On March 2, 2023, the U.S. Food and Drug Administration (FDA) held a webinar to provide an overview of recently established action levels for lead in food intended for babies and children, as well as to answer stakeholder questions. The action levels were set out in a draft guidance, titled, Action Levels for Lead in Food Intended for Babies and Young Children, in January 2023, in support of FDA’s Closer to Zero initiative.

Susan Mayne, Ph.D., Director of the Center for Food Safety and Applied Nutrition (CFSAN) at FDA, opened the webinar by reminding stakeholders that, while it is not possible to entirely eliminate toxic heavy metals of concern—lead, arsenic, cadmium, and mercury—from foods due to their natural presence in the environment, FDA and industry can work towards continual reduction over time. The agency considers the action levels established in the draft guidance achievable when industry takes the required control measures. FDA estimates that the action levels will result in a 24–27 percent reduction in exposure to lead among babies and young children.

Paul South, Ph.D., Director in the Office of Food Safety at FDA’s CFSAN provided an overview of the draft guidance and FDA’s rationale in setting the action levels. He explained that the action levels reflect levels of lead at which FDA may consider a food to be adulterated. Although not binding, FDA can reference proposed action levels when considering whether to bring enforcement action in a particular case.

Dr. South explained the approach that FDA takes for decreasing exposure to toxic elements from foods. Specifically, the agency follows a cycle of continual improvement, in which FDA will 1) propose draft action levels; 2) consult with stakeholders; 3) finalize action levels; 4) evaluate the latest science, and 5) repeat the cycle. Ongoing monitoring, research, and compliance activities are to be continuously conducted.

FDA examined data from the Toxic Element Program, FDA surveys, the Total Diet Study; conducted exposure assessment; and conducted an achievability assessment when drafting the action levels. According to Dr. South, FDA proposed a higher draft action level for single-ingredient root vegetables and dry infant cereals to minimize significant exposure to lead while still considering achievability. The draft guidance sets the following action levels:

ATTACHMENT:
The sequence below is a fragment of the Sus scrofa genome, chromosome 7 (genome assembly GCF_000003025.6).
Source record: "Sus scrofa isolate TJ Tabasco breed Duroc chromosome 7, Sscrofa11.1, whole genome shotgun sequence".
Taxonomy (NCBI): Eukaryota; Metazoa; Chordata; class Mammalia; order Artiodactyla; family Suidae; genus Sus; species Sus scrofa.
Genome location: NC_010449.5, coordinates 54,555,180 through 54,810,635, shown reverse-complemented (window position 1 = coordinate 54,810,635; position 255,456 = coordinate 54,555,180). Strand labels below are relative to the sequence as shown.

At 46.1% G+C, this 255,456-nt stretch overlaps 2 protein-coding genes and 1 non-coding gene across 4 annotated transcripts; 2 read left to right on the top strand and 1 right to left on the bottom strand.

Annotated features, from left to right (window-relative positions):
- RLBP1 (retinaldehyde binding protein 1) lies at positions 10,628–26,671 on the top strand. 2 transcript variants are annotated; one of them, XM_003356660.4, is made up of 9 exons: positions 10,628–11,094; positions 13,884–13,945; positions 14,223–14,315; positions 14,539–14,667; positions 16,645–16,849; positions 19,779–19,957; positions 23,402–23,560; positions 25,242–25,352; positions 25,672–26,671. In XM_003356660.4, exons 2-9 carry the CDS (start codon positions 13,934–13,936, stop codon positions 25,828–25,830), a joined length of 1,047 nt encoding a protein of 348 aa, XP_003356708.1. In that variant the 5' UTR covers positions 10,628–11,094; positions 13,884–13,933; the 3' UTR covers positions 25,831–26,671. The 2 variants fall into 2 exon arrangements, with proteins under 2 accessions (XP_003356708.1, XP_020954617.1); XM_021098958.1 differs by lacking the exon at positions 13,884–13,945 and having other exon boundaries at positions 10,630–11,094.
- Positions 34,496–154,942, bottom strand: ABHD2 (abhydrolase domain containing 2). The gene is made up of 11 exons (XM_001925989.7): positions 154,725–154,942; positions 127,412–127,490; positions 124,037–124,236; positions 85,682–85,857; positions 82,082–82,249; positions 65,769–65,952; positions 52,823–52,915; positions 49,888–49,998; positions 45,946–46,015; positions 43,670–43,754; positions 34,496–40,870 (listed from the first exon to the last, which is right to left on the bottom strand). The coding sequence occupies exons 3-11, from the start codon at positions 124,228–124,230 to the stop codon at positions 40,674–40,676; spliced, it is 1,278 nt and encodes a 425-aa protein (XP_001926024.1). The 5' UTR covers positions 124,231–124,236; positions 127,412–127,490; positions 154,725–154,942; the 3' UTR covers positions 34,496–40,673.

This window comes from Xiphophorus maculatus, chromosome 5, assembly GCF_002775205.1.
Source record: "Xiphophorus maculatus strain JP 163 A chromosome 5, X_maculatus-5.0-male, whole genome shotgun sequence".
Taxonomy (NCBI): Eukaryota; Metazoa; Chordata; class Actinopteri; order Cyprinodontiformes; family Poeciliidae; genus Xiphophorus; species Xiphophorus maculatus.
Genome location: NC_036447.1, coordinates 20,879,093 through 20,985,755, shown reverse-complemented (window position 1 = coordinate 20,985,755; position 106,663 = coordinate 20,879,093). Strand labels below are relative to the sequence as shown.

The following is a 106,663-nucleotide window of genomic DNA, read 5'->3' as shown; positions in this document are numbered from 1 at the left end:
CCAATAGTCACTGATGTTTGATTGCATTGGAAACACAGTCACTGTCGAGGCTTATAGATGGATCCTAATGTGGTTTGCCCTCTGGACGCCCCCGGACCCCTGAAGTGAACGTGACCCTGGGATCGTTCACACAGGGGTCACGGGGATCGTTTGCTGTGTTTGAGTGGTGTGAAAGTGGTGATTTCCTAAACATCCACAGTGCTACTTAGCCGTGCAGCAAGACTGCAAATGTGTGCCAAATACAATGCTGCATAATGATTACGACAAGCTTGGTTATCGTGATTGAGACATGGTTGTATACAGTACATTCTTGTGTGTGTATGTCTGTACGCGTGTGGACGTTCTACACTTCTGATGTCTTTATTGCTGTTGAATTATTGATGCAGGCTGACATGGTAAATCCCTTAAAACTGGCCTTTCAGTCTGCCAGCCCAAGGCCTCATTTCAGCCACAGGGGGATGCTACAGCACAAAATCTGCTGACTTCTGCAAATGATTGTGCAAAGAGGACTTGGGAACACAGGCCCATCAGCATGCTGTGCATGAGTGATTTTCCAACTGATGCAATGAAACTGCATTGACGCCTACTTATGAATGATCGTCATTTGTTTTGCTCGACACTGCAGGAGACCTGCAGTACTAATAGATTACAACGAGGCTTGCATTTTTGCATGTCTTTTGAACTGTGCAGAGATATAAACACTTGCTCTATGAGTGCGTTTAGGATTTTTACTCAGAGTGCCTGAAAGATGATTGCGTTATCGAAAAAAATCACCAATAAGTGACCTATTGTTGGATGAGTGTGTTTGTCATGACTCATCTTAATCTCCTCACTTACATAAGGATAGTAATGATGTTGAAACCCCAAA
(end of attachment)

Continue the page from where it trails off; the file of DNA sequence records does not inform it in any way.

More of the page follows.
• 10 parts per billion (ppb) for fruits, vegetables (excluding single-ingredient root vegetables), mixtures (including grain and meat-based mixtures), yogurts, custards and puddings, and single-ingredient meats
  • 20 ppb for single ingredient root vegetables
  • 20 ppb for dry cereals.

The webinar discussed how industry can go about reducing lead in food products, such as by peeling root vegetables, washing fruits and vegetables, sourcing foods and ingredients with the lowest possible levels of lead, testing ingredients or finished products for lead, and examining facilities and equipment to ensure they are not contributing to lead in products. In response to a stakeholder question, it was explained that FDA will continually monitor the level of lead in the U.S. food supply through Total Diet Study testing, and that the agency also plans to execute some type of routine surveillance of industry through product testing and inspections.

Conrad Choiniere, Ph.D., Director of the Office of Analytics and Outreach at CFSAN provided greater context for the action levels within the Closer to Zero initiative, and provided updates on the work FDA has undergone to reduce young children’s exposure to toxic heavy metals. FDA has been conducting research in collaboration with government partners on inorganic arsenic and cadmium, and it is expected that draft guidances on action levels for these substances will be released in 2024. The agency is also studying children’s exposure to mercury through seafood, and FDA expect the research to conclude in early 2024. 

Dr. Choiniere also mentioned a recent workshop FDA hosted with the National Institutes of Health’s (NIH) on research in risk communication, environmental contaminants in food, and the role of nutrition as they relate to child development. He mentions that more workshops are planned for the future. Finally, FDA recently updated its webpage on the Closer to Zero initiative, including detailed information about the agency’s work in this area and data on lead, mercury, arsenic, and cadmium. 

In response to a stakeholder question, Dr. Choiniere revealed that FDA will be assessing whether to set action levels for foods that are not intended for babies and young children but are commonly consumed by them, as well as for infant formula. For now, however, the agency is focusing on specific foods intended for babies and young children. 

FDA asks stakeholders to submit written or electronic comments by March 27, 2023. Submit comments electronically on Regulations.gov to docket number FDA-2022-D-0278. Submit written submissions to: Dockets Management Staff (HFA-305), Food and Drug Administration, 5630 Fishers Lane, Room 1061, Rockville, MD 20852. All submissions received must include the Docket No. FDA-2022-D-0278 for Action Levels for Lead in Food Intended for Babies and Young Children: Draft Guidance for Industry.